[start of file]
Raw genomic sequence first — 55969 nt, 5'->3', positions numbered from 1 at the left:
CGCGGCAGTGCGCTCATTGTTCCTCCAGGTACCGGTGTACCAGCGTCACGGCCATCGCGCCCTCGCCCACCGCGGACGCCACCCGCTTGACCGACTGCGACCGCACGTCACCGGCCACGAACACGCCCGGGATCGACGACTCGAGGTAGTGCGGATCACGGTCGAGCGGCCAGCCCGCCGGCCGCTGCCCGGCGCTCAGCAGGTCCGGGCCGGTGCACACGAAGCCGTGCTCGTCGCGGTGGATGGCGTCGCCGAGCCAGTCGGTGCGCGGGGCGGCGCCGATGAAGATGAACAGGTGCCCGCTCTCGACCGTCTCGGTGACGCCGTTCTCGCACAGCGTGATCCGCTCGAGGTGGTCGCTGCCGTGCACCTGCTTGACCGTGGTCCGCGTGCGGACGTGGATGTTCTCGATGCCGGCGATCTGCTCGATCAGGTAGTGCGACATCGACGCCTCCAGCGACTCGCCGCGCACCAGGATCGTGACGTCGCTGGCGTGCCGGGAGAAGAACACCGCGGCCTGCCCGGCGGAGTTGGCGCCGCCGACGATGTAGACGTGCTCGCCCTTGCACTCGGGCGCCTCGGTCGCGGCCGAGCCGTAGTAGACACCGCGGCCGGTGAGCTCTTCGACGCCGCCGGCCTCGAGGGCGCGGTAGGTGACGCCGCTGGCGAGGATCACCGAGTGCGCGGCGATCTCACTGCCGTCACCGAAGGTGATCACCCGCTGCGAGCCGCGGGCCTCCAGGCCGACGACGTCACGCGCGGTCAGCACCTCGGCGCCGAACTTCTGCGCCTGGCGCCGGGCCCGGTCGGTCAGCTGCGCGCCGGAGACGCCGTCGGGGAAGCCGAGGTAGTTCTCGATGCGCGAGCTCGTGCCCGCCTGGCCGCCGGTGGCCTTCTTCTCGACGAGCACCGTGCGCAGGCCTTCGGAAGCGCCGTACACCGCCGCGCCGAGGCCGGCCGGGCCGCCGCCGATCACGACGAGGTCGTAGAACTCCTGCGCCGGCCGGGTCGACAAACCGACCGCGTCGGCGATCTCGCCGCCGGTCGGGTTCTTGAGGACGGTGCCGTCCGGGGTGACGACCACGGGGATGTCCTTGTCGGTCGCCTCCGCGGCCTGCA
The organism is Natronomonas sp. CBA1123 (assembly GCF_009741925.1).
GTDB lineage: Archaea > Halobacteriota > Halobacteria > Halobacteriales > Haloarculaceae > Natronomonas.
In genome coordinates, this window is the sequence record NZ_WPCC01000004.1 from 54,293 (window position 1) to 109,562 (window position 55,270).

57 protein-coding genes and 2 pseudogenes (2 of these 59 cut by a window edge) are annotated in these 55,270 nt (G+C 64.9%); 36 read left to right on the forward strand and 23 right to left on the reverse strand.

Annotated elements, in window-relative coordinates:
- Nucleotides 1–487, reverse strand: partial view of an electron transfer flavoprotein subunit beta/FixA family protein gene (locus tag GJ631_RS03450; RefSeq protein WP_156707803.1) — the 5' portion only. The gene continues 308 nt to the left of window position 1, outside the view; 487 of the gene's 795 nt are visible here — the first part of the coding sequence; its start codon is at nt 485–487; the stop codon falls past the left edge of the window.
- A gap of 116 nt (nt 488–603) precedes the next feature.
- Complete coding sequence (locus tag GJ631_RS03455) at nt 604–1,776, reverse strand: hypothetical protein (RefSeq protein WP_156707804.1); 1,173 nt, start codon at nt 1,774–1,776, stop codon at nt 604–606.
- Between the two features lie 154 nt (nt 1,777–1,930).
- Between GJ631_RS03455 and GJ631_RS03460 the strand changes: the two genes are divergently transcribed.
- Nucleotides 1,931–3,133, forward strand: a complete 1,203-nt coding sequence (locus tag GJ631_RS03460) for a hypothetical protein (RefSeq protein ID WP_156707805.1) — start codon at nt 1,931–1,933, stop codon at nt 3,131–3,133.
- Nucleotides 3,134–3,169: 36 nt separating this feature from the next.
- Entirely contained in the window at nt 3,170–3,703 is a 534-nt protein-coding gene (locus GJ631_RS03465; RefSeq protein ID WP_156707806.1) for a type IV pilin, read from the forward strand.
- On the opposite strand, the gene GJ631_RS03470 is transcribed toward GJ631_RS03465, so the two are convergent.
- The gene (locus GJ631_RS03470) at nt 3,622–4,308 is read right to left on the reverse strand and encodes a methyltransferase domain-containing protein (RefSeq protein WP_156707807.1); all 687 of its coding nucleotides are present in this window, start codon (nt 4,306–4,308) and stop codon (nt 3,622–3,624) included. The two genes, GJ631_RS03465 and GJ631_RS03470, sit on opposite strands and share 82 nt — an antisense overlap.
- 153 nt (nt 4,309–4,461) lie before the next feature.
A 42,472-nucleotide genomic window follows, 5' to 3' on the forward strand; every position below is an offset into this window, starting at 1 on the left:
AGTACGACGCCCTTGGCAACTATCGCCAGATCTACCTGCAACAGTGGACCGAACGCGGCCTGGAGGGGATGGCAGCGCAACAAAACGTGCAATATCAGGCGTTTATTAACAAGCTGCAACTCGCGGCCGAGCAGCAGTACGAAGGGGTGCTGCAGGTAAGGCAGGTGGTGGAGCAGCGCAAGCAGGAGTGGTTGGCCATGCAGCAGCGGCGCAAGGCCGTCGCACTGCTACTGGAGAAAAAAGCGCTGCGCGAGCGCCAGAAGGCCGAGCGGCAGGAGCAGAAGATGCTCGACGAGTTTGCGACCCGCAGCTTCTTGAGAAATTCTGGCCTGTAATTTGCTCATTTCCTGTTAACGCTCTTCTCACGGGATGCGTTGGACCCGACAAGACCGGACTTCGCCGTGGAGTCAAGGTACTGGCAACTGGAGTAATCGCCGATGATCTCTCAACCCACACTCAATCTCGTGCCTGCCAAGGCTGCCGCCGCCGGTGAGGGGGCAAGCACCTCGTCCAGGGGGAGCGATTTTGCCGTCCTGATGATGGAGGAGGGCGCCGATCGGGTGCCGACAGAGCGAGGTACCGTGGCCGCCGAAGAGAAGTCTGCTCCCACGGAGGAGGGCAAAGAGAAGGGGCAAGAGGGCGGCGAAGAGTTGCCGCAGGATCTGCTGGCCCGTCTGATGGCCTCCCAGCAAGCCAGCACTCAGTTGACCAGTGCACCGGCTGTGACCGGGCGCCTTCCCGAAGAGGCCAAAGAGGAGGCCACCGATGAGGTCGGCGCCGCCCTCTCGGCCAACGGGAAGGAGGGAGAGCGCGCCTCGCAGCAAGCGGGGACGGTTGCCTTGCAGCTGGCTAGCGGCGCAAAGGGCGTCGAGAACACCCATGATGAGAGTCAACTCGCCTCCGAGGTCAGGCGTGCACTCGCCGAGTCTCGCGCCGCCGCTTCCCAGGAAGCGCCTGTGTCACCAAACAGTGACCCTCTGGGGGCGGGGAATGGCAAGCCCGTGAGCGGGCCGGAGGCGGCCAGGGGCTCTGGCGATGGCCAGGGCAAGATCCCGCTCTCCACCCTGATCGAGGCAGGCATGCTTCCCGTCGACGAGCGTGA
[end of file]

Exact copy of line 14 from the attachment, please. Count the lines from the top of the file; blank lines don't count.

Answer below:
- Nucleotides 3,134–3,169: 36 nt separating this feature from the next.